For a savory appetizer or main course:  spoon a pool of hot marinara sauce onto each serving plate, set 3 fried patties in the sauce and scatter basil on top.

For a dessert dish:  top 3 patties with warmed preserves (or any fruit jam or poached fruit) and whipped cream.

In our little experiment, we found we liked the sweet version the best which is surprising because most of us at the dinner are not real dessert lovers.  Somehow the sweet taste of the preserves and cream played nicely off the creamy and tangy flavor of the fried ricotta.  Don’t get us wrong….there wasn’t any of the savory fried ricotta left over, so it must have been a crowd pleaser as well.  We’ll definitely be giving this versatile dish another go in our kitchen.  We hope you will too.  Do you have any cheese recipes that you use for dessert or for an appetizer that you would like to share?

Friday Dance Party – Oh Darling by Plugin Stereo Featuring Cady Groves

This is another edition of Friday Dance Party on Acorns On Glen.  It’s the time where we give thanks for making it through another week and for being alive and present here on Earth.  How do we celebrate another week of living?  We dance.  So, are you alive this Friday?  Are you and your family safe and sound?  Take a few seconds now to be in the moment and realize what a great life you truly have.  Did you give thanks for that?

Good, now let’s dance.

So it seems that most of the children that are a part of our life are back in school now for the start of another academic year.  When I was (much) younger, I always liked the start of school.  While summer vacation was great, my friends and I eventually grew to miss the structure and extra-curricular activities that school had to offer.  Right before the start of school, my mom would take my brother and I to buy a few school clothes, which were jeans, shirts, shoes and sneakers and maybe a pair of dress slacks.  I can still remember going to Sears department store in Iowa and walking up and down the aisle of boy’s clothes several times to make sure I got the best that Sears had to offer.  I didn’t want to make any mistakes.  We also went and bought school supplies…lots of pencils, paper, erasers, pens.  I think that is where the similarities to today’s back to school preparations end.  Kids today seem to be a lot smarter in almost all area than what we were.  More stylish with the school clothes, more technologically advanced with the supplies and just smarter in terms of everyday life.  Maybe it’s better schools, the internet…many of the kids we know get homework to do over the Summer and even use computers now versus carrying around textbooks.  So enjoy this week’s dance number…a slow ballad by Plugin Stereo featuring Cady Groves, a great example of extremely young, but smart, kids singing a simple little song about young love.  Turn your speakers up and have fun with this song.  You’ve made it through another week and many of you should be proud that you got your kids back to school safe and sound.  Go ahead and do a little dancing.  You deserve it.  What did you have to do to get your kids ready to go back to school?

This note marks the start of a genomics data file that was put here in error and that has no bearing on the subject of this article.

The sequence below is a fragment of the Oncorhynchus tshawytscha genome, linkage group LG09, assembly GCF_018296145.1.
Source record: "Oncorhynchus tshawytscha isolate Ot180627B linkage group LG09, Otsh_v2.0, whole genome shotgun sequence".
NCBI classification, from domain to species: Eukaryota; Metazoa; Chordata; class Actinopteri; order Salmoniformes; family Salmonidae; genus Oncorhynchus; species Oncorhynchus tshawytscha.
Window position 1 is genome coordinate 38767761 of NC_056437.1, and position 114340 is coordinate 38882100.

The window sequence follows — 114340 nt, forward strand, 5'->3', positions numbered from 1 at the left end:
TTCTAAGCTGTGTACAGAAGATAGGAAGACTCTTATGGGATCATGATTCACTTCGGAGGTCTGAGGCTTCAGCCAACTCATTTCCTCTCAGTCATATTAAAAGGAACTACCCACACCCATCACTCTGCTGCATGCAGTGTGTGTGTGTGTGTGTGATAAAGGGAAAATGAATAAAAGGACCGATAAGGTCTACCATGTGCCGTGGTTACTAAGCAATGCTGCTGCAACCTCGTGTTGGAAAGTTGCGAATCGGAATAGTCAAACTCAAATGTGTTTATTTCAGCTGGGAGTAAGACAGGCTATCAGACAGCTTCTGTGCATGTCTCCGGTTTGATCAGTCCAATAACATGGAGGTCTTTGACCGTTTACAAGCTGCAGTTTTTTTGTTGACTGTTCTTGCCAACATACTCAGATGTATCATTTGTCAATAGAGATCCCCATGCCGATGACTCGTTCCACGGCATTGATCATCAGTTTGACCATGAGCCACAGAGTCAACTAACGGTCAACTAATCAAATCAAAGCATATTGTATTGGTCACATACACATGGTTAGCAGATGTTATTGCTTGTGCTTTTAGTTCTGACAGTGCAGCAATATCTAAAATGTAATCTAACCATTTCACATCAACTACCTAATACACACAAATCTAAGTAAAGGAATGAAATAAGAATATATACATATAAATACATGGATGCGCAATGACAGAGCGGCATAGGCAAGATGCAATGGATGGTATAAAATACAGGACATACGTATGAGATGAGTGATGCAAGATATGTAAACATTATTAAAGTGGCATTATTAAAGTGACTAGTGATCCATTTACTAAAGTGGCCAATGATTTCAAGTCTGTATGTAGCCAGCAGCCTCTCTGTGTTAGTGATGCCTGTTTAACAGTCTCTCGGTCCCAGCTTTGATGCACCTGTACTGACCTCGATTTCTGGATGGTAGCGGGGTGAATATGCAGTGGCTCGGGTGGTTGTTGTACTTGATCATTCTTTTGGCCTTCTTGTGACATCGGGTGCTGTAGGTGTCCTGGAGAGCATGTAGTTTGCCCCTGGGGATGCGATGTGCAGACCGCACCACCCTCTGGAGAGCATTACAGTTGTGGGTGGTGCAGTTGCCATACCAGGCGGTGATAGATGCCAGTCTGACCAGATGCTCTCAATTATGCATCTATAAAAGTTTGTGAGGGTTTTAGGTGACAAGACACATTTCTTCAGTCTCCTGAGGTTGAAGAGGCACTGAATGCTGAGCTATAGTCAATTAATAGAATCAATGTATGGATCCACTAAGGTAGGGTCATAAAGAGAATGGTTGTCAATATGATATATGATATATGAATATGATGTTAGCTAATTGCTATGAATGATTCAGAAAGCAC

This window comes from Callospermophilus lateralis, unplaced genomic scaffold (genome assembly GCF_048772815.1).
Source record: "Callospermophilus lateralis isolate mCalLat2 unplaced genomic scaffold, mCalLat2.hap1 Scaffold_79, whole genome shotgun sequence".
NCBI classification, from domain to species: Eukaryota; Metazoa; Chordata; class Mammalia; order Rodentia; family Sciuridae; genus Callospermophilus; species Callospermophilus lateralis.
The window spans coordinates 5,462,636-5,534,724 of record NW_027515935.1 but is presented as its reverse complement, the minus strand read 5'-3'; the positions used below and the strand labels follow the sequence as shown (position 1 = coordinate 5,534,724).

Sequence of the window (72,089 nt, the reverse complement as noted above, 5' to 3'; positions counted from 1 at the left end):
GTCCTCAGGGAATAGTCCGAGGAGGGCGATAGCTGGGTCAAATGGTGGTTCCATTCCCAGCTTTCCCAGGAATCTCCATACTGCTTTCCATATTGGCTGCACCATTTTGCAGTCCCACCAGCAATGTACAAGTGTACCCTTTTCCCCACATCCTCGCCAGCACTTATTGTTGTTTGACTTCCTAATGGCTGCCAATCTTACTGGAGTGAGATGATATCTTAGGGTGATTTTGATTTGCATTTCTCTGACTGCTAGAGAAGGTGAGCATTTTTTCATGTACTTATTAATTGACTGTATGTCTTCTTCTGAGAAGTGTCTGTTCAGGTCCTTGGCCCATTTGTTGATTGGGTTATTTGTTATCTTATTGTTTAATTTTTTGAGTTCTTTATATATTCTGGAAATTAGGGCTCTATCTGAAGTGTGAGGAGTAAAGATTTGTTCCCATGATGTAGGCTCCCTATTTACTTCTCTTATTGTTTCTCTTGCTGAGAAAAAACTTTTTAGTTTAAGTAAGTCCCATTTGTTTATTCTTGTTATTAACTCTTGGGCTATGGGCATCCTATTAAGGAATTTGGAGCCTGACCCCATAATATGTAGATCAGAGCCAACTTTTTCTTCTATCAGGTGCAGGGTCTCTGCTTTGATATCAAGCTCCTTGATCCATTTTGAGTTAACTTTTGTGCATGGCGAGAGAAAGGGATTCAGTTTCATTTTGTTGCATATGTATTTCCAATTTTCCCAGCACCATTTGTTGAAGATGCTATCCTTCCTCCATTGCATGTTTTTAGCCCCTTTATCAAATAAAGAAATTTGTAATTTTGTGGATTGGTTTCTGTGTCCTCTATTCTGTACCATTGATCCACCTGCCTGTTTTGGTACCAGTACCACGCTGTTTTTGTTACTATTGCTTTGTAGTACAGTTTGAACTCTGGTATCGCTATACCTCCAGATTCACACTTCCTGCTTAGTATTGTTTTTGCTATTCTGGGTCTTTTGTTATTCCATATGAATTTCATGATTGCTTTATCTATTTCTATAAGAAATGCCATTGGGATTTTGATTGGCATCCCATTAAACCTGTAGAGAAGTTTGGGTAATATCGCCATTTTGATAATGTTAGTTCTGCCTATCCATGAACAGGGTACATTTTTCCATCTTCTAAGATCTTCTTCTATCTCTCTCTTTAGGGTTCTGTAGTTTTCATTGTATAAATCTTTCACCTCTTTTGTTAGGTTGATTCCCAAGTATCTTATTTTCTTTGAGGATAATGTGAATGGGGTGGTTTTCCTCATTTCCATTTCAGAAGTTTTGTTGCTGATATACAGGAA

The Busy Bee Bush Is Now Buzzing

This is Spirea ‘Blue Mist’ that protects our front door from the front yard.  It is another one of the plants that bloom here on Glen Road in September.  When the blue flowers show their pretty faces, you will soon have every bee within a small radius of the house coming over to visit to collect some special end-of-the-season pollen and nectar.  The bees are so intent on collecting pollen and nectar that you can stand right next to the tree and they don’t care.  They don’t fly at you or swarm at you.  All the bees are intent on doing is collecting pollen and nectar and then going back to the hive to make preparations for the Winter.  Sometimes when there is no wind and you listen very closely, it almost sounds as if the Spirea is actually buzzing.